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I've recently been reading through Mankiw's Macroeconomics, 7th edition.

In Chapters 3 & 4 describe the Classical theory, which pretty much exactly lines up with the model that Keynes outlined in Book One of the General Theory (although Keynes didn't explicitly disaggregate the government sector).

Equilibrium in the market for goods and services: the supply and demand for the economy's output

$$ \begin{array}{l} Y = C + I + G \\ \\ C = C(Y - T) \\ \\ Y = F(\bar{L},\bar{K}) = \bar{Y} \\ \\ \bar{Y} = C(\bar{Y} - \bar{T}) + I(r) + \bar{G} \\ \end{array} $$

Equilibrium in the financial markets: the supply and demand for loanable funds

$$ \begin{array}{l} I = Y - C - G \\ \\ S = (Y - T - C) + (T - G) = I \\ \\ Y - C(Y - T) - G = I(r) \\ \\ \bar{Y} - C(\bar{Y}-\bar{T} - \bar{G}) = I(r) \\ \\ \bar{S} = I(r) \end{array} $$

In Chapter 5, he introduces an open economy:

Let $r*$ be the world interest rate.

$$ \begin{array}{l} r = r* \\ \\ \end{array} $$

The supply side of the model is no different to how it is in chapter 3:

$$ \begin{align} Y = F(\bar{L},\bar{K}) = \bar{Y} \\ \end{align} $$

The demand side of the equation now introduces net exports:

$$ \begin{array}{l} Y = C + I + G + NX\\ \\ \bar{Y} = C(\bar{Y} - \bar{T}) + \bar{I}(r*) + \bar{G} + NX(\epsilon) \\ \end{array} $$

The primary channel that Mankiw uses to assess policy impacts is through the trade balance:

$$ \begin{array}{l} NX = Y - C - I \\ NX = \bar{S} - I(r*) \end{array} $$

Policies that increase or decrease savings will increase or decrease net exports.

"The impact of any policy on the trade balance can be determined by examining its impact on saving and investment."

I'm trying to reconcile this in my mind with the pre-Keynes classical theory, and this means thinking about how the price-specie mechanism would fit into Mankiw's model. (Chapter 12 will introduce the IS-LM-BP model, or the Mundell-Fleming model, which is the modern day version of the price specie mechanism, but that's a later theoretical development).

If $NX(\epsilon) \ge 0$ then capital outflows will cause a increase in the money supply as gold flows in the opposite direction into the economy (under a Gold Standard).

$$ \begin{array}{l} \uparrow{M}\bar{V} = \uparrow{P}\bar{Y} \\ \\ \Rightarrow \uparrow\epsilon = e.\frac{\uparrow{P}}{P*} \\ \end{array} $$ Given that $NX$ is a downward sloping function of $\epsilon$, this would cause $\downarrow{NX(\epsilon)}$. However, within Mankiw's system, where savings or investment lead net exports, this would require either a fall in savings or an increase in investment. In Mankiw's open economy model where $r*$ is fixed, it's not clear how this would mechanically happen.

If we assume a large enough economy whereby the export of savings affects the world interest rate, then $\downarrow{r*}$ leads to $\uparrow{I(r*)}$ which would close out our system, but this feels unsatisfying. Is there something I'm missing?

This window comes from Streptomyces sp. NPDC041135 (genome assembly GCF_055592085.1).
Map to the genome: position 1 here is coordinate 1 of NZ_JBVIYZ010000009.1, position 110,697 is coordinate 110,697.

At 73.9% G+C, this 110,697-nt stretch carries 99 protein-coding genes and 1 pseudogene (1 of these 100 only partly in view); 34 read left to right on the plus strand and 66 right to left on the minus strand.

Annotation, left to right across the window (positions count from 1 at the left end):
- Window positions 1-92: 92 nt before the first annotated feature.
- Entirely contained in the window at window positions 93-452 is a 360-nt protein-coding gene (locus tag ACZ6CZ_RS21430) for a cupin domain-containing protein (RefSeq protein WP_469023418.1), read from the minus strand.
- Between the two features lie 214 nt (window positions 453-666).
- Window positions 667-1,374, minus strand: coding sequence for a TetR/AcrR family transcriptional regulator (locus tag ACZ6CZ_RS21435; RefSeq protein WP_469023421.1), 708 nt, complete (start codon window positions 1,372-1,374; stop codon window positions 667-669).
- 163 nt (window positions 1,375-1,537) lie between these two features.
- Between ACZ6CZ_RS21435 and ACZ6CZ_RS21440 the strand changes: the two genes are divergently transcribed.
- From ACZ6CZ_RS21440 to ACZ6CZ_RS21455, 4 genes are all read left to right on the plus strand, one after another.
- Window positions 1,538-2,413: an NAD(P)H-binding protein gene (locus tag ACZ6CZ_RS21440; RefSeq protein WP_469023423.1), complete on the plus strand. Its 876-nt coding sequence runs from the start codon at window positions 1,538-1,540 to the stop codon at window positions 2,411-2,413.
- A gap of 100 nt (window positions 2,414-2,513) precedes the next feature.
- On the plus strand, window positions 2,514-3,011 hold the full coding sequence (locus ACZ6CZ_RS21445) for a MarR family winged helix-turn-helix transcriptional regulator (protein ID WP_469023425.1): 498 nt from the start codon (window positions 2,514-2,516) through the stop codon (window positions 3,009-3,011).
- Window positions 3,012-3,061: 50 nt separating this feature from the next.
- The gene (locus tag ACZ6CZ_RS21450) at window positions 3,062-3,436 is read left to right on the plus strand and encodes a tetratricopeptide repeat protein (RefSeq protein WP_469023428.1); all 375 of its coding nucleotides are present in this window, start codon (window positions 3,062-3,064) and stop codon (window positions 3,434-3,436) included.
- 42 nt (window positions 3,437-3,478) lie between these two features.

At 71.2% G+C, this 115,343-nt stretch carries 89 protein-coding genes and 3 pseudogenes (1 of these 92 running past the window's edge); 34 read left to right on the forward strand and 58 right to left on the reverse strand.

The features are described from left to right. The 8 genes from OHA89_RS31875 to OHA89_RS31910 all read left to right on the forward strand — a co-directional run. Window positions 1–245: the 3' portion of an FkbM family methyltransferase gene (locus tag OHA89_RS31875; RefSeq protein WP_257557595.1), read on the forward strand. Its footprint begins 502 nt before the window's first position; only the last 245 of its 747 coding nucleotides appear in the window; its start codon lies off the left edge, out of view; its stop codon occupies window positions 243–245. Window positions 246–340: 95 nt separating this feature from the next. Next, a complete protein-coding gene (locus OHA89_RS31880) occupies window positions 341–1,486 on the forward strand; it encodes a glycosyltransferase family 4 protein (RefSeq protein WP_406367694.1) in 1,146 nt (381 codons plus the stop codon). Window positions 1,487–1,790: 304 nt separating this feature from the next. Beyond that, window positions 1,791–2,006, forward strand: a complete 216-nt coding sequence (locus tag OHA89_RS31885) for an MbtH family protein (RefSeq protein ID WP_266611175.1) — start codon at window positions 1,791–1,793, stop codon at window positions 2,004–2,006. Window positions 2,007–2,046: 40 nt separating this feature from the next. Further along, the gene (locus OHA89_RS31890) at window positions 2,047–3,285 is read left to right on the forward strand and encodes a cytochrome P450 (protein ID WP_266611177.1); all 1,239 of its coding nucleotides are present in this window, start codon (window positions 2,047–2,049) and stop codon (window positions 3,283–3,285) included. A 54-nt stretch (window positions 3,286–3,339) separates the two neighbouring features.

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If you want to integrate the $MV=PY$ you actually do have to go to modified version of IS-LM model, since $MV=PY$ is the equilibrium on money market (in fact the New Keynesian LM curve, can be thought as a direct analogue to QTM equation you can see it when you solve both for price level; $QTM: P= \frac{MV}{Y}$, $NKLM: P = \frac{M}{L(r,Y)}$. When $L(r,Y) = \frac{Y}{V(r)}$ you get a special case that is QTM, although NKLM typically does not talk about V, but that is just terminological difference).

Hence, if you want to integrate the 'price specie mechanism' you can do that by making velocity function of interest rate $V(r^*)$, and then solve the system same way as you would solve the IS-LM model. Although, it will violate the classical assumption of $V$ being constant, that small alteration is necessary unless you want to do some modifications on IS side.

In fact you are already sort of going the IS-LM-BP way, except you do it in a way where you try to 'hammer in' the BP part into IS, while trying to explain changes to BP with QTM which is analogue to LM, except then you don't go the final mile to make sure goods equilibrium is consistent with the money market equilibrium. That is like trying to hammering square into triangle hole.

If you don't want to expand the model, then there is no non ad hoc way how to do it since these two models are not necessarily consistent with each other. You have to allow $S$ or $Y$, or $V$ to adjust (or $r$ like in the big country case), if you fix these you will have inconsistent model, and without explicitly going the extra mile to properly integrate the QTM you won't get any satisfying mechanism for adjustments that provides insight, things will simply change because there is nothing else that could change. If you integrate it using $V(r)$ you might get actually some satisfying mechanisms but you need to abandon the assumption that $V$ is fixed.

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  • $\begingroup$ Thank you very much for this very interesting and useful response. I feel reading it that you give the answer to the question at the end – there isn't a non ad hoc way to do this without expanding the model. But the reasoning in the first three paragraphs is fascinating (I love the idea that we're trying to "hammer in" the BP part into IS), and by revealing the minimal expansion needed to get there, it sheds valuable light on the limits of the Classical model. $\endgroup$
    – mbensass
    Nov 2, 2023 at 20:15
  • $\begingroup$ @mbensass You are welcome, if you feel my answer answered your question consider accepting it $\endgroup$
    – 1muflon1
    Nov 2, 2023 at 22:29

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